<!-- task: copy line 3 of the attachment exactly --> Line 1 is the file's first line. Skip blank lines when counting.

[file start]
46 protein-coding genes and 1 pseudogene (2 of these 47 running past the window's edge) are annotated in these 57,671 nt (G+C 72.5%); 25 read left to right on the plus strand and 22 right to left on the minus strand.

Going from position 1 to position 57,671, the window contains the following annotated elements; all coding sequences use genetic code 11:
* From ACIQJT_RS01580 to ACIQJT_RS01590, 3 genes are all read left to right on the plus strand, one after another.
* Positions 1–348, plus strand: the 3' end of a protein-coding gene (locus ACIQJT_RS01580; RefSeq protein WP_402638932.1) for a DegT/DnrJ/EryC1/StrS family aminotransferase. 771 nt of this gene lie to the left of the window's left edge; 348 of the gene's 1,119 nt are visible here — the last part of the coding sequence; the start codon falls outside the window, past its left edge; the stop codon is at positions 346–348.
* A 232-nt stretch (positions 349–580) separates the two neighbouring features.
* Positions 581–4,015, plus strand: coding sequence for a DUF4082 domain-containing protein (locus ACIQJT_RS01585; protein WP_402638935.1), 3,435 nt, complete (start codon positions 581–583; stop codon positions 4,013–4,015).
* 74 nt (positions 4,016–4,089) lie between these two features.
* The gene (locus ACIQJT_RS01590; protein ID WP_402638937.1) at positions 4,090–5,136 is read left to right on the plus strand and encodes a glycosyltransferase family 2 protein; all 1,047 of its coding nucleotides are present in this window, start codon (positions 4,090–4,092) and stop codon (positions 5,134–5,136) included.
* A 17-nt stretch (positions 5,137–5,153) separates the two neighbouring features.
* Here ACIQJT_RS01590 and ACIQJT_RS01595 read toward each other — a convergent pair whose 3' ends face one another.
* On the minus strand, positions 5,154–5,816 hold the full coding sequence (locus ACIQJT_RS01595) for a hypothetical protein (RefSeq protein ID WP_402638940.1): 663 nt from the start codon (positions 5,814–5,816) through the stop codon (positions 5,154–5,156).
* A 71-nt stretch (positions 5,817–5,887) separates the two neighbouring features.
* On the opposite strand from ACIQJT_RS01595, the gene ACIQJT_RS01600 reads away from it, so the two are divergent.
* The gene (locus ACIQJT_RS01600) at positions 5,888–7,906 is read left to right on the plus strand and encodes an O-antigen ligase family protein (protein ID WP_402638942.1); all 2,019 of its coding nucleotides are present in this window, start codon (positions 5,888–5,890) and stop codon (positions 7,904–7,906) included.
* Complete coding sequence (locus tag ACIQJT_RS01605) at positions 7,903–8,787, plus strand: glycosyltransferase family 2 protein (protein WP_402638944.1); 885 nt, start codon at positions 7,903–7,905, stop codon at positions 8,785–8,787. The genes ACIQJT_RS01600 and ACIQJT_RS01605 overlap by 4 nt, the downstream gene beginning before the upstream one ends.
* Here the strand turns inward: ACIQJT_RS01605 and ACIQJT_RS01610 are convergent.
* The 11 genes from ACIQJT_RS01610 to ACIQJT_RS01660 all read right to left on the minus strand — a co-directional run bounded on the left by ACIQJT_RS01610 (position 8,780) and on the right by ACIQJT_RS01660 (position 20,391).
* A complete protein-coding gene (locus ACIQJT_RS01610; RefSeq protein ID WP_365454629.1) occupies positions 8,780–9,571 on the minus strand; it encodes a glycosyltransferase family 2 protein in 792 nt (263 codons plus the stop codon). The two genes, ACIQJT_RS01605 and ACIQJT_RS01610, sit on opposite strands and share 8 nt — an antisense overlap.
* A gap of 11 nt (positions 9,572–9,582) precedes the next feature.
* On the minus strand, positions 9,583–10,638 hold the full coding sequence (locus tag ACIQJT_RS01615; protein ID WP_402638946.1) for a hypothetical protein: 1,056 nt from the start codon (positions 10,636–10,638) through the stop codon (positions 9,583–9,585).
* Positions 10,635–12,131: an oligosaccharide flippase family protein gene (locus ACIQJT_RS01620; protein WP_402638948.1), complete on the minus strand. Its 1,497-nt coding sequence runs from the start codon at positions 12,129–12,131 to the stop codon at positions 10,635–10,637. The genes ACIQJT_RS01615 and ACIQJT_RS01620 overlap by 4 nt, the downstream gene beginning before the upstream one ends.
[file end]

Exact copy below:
* From ACIQJT_RS01580 to ACIQJT_RS01590, 3 genes are all read left to right on the plus strand, one after another.